The country was in uproar when the government failed to provide support to a majority of people who have severely suffered from the pandemic lockdown. This reveals the government’s incapability, and even worse, their authoritative attitude toward crisis management. For instance, a double standard of treatment between citizens and the VIPs is highly evident, with hunger and unemployment emerging on the surface. The government has been using the coronavirus as an excuse to extend its draconian emergency law, which is a means to control its citizens, not the virus. And such ongoing dysfunction and authoritarianism by the government in dealing with the virus has pressed further down on the brewing unrest.

During a recent protest organized under the banner of #อีสานสิบ่ทน (“Isaan (northeastern Thailand) won’t take it”) at Mahasarakham University, one high school student spoke about hunger and unemployment. She argued that social welfare is a right—“it is not about mercy, not about owing someone a favor.” In her speech, the young student addressed enduring problems, especially the feudalism and systems of patronage that make people feel indebted merely for receiving the help to which they are entitled as human beings.

The results have been profound. Chants calling for an end to the Thai monarchy or impugning the current king have become common. At Walailak University in Nakhon Sri Thammarat, for example, one banner read “We need no reformation, only revolution.” Another declared “We are not O,” a characteristically sly pun meaning, on the surface, “we are not OK,” but in a double-entendre also suggesting that “we are not with the King.” Unsurprisingly, the banner had mysteriously disappeared the following morning—insulting the king is among the most serious crimes in the country.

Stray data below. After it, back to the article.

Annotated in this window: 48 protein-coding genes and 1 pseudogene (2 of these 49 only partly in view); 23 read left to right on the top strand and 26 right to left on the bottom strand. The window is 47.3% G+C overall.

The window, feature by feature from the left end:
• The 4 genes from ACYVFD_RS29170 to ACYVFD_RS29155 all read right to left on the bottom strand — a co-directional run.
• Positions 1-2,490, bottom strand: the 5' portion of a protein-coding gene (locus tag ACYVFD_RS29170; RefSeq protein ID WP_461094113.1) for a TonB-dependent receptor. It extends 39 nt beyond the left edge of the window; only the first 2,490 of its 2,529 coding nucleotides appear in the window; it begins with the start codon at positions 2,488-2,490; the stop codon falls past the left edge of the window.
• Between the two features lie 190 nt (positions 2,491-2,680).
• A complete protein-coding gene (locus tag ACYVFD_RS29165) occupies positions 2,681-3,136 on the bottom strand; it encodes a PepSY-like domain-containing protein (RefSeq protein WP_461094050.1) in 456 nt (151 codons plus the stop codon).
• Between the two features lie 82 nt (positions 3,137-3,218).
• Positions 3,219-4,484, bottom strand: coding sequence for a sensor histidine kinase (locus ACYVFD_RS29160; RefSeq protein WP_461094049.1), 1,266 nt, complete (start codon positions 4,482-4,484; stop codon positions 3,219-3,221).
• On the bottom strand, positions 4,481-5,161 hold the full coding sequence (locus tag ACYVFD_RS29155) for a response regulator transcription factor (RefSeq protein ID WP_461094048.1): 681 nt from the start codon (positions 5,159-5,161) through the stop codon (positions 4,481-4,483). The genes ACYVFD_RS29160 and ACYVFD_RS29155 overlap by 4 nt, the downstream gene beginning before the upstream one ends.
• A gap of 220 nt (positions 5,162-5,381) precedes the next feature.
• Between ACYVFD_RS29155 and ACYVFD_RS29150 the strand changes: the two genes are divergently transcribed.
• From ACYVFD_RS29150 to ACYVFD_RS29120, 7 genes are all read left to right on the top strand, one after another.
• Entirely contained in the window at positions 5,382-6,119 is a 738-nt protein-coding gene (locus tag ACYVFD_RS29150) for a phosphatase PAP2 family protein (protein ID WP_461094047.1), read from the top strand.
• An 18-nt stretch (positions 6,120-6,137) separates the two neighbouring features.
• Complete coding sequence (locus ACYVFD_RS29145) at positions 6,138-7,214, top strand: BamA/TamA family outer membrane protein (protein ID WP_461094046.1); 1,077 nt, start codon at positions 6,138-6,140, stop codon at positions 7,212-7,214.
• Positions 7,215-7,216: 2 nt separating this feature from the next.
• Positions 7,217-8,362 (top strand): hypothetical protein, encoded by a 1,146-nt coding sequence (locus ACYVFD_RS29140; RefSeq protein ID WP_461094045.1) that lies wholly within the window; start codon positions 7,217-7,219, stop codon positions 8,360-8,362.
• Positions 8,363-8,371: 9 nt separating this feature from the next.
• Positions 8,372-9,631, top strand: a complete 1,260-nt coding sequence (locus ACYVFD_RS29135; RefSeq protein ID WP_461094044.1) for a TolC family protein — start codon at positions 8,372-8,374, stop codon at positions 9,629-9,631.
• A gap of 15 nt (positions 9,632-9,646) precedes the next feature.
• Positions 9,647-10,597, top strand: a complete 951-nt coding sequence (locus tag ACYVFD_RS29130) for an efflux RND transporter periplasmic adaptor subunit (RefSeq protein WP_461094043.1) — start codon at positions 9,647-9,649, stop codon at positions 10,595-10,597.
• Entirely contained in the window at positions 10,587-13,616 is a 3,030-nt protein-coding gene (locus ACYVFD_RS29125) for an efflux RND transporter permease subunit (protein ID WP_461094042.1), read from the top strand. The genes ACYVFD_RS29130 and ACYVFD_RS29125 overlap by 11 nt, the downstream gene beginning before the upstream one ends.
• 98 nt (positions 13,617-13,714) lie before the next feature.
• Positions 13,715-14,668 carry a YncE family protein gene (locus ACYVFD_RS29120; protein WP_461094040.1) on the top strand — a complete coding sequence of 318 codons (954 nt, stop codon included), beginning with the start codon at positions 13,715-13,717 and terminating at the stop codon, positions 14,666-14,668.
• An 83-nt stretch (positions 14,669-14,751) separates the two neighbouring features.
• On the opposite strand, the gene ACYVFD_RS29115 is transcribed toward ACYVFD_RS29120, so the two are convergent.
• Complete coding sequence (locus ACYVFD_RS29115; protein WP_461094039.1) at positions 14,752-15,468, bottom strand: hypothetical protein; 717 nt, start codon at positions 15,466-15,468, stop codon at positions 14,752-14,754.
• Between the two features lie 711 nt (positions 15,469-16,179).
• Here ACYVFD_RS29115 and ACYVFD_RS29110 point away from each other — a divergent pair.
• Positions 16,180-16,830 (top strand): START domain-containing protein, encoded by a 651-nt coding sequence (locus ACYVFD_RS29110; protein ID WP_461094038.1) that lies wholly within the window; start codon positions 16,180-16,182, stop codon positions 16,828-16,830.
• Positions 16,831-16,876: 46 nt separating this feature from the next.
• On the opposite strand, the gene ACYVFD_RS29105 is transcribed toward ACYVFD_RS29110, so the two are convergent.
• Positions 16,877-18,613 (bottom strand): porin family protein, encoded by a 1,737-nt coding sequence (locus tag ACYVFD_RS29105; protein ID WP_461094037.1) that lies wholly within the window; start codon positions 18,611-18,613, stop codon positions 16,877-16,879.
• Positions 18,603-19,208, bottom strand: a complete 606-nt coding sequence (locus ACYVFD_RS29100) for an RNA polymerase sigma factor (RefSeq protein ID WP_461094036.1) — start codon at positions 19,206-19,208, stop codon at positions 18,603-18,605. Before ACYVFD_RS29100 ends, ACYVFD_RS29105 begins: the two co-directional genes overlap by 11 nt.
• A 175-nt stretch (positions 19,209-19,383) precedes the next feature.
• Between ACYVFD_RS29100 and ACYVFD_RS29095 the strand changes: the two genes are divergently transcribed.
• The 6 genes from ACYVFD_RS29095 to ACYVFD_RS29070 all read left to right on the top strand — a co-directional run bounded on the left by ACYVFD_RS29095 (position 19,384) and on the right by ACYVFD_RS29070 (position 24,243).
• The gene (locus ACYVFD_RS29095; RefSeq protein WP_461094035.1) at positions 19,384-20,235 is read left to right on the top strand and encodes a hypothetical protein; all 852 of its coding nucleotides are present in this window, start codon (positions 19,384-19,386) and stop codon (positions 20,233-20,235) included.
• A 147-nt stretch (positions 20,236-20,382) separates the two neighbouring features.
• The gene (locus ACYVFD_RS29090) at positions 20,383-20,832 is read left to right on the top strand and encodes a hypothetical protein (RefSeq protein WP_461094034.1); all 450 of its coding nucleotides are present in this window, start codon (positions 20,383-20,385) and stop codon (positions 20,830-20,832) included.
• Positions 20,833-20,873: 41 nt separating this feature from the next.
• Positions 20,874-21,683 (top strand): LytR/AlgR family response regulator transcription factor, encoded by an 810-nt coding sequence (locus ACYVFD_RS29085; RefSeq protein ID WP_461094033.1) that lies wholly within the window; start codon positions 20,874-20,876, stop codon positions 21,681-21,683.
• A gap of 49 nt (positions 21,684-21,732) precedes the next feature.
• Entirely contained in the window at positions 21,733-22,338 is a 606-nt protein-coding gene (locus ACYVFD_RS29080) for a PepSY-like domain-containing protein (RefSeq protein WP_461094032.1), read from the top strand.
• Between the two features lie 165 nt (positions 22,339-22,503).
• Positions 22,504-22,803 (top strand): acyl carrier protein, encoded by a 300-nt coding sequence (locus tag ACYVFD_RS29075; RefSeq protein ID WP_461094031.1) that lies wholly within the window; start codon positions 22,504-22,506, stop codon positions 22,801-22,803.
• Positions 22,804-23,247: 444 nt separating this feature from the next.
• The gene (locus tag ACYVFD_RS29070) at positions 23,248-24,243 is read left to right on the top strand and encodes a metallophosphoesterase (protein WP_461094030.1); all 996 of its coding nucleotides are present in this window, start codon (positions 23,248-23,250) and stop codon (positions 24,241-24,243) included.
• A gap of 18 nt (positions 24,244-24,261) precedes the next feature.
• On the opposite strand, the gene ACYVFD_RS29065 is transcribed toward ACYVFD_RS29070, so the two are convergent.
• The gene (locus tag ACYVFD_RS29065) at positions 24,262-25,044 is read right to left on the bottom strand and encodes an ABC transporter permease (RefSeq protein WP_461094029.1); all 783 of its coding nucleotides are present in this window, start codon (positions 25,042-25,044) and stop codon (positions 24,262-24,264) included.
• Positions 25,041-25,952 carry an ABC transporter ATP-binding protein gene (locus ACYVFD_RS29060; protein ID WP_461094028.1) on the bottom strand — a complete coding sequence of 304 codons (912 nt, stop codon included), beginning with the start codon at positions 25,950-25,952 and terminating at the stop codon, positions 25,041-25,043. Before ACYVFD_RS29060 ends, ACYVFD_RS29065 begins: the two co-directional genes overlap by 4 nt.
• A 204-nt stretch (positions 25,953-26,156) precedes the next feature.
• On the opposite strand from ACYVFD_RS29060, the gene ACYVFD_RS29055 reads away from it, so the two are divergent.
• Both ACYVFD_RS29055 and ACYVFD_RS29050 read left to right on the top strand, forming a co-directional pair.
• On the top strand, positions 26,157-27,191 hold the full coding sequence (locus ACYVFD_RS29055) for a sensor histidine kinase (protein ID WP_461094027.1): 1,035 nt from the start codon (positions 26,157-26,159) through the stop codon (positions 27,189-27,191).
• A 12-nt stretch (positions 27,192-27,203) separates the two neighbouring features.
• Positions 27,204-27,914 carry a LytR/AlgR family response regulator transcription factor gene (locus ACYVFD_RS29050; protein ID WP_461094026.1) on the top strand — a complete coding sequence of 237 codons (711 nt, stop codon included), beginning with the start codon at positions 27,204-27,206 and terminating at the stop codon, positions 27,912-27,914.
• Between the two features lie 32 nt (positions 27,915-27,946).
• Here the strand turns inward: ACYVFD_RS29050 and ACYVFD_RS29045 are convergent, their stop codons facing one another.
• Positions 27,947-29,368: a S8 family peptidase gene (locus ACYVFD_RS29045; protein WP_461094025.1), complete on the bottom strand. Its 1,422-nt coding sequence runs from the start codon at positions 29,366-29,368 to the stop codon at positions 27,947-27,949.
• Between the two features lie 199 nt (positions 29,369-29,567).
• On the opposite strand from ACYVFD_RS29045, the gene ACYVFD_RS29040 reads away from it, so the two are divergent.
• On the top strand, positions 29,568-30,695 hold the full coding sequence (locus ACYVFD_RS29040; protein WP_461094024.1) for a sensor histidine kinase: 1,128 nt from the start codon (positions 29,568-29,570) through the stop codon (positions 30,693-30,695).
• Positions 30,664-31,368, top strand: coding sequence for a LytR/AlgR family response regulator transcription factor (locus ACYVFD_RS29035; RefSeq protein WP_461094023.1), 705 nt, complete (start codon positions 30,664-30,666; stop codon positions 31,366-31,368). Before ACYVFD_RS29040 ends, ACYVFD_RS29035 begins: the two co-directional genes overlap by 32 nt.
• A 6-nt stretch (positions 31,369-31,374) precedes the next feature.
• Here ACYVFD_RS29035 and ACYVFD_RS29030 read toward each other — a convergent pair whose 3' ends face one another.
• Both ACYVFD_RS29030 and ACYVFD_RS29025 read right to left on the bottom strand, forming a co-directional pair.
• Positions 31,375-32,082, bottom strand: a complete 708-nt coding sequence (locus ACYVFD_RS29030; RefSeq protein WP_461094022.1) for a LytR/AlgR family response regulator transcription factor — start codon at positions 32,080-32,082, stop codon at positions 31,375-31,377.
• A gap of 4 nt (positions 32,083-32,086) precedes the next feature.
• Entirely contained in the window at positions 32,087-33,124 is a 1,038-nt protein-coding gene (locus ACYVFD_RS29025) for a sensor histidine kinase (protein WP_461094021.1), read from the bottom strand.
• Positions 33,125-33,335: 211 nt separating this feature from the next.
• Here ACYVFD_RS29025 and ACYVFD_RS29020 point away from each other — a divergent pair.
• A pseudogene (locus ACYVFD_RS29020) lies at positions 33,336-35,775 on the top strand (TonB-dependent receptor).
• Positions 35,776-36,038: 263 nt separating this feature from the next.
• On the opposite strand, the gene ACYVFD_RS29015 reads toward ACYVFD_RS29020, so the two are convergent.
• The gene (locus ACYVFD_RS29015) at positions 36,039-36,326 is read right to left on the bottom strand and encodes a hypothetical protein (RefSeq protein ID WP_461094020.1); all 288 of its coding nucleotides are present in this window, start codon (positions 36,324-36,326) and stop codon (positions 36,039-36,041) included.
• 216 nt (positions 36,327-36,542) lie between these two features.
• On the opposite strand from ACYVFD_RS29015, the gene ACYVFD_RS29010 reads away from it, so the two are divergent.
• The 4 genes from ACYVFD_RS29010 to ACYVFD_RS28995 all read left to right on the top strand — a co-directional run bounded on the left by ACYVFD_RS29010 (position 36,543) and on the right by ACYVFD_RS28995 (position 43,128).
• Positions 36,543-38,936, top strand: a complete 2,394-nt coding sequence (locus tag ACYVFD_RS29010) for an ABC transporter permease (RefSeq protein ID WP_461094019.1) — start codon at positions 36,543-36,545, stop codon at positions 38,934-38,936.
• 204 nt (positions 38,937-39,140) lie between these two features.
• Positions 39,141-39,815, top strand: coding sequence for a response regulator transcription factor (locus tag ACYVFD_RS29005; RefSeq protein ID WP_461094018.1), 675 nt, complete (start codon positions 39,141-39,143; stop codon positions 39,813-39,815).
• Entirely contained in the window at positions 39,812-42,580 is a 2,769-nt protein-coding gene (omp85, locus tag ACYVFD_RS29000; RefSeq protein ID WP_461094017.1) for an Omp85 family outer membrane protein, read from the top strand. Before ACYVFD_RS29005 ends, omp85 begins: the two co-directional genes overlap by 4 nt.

On July 24, the army chief general Apirat Kongsompong trotted out a chauvinistic narrative about the king and his subjects, creating a maudlin, tearful spectacle. But the younger generation have spent their lives subjected to military propaganda in schools, and they have also grown up amidst simmering political unrest. Bluntly put, they will not accept cheap sentimentalism, while bearing witness to so many forms of violence and demeaning and antidemocratic treatment of citizens by their government.

In fact, this irreconcilable fracture is not only about the political but also the cultural. After the protest of July 18, some pro-government people criticised the youth movement for being “cutesy.” Such a dismal triggered a creative protest calling themselves #ม๊อบไม่มุ้งมิ๊งแต่ตุ้งติ้งนะคะคุณรัฐบาล (“Not a cutesy but sissy mob, my darling government”). They called for marriage equality, LGBTQ rights, and finally raised the rainbow flag, while walking around the Democracy Monument in the old town of Bangkok.

It’s an interesting move of the young protesters that they have brought their everyday cultures into the political sphere. Shall we say enough to wear out the leftist language from the 60s-70s? Then, what would you say to the “Hamtaro” theme song? Another day, the protesters invited a hamster from the Japanese cartoon to march and sing a song “The most delicious food is taxpayers’ money,” and they yelled “Dissolve the parliament! Dissolve the parliament! Dissolve the parliament!” Many more thematic protests are to come. Soon we will see “Harry Potter” protest, which with its familiar phrase, “You know who” (#คนที่คุณก็รู้ว่าใคร), fits perfectly well with the political climate in Thailand.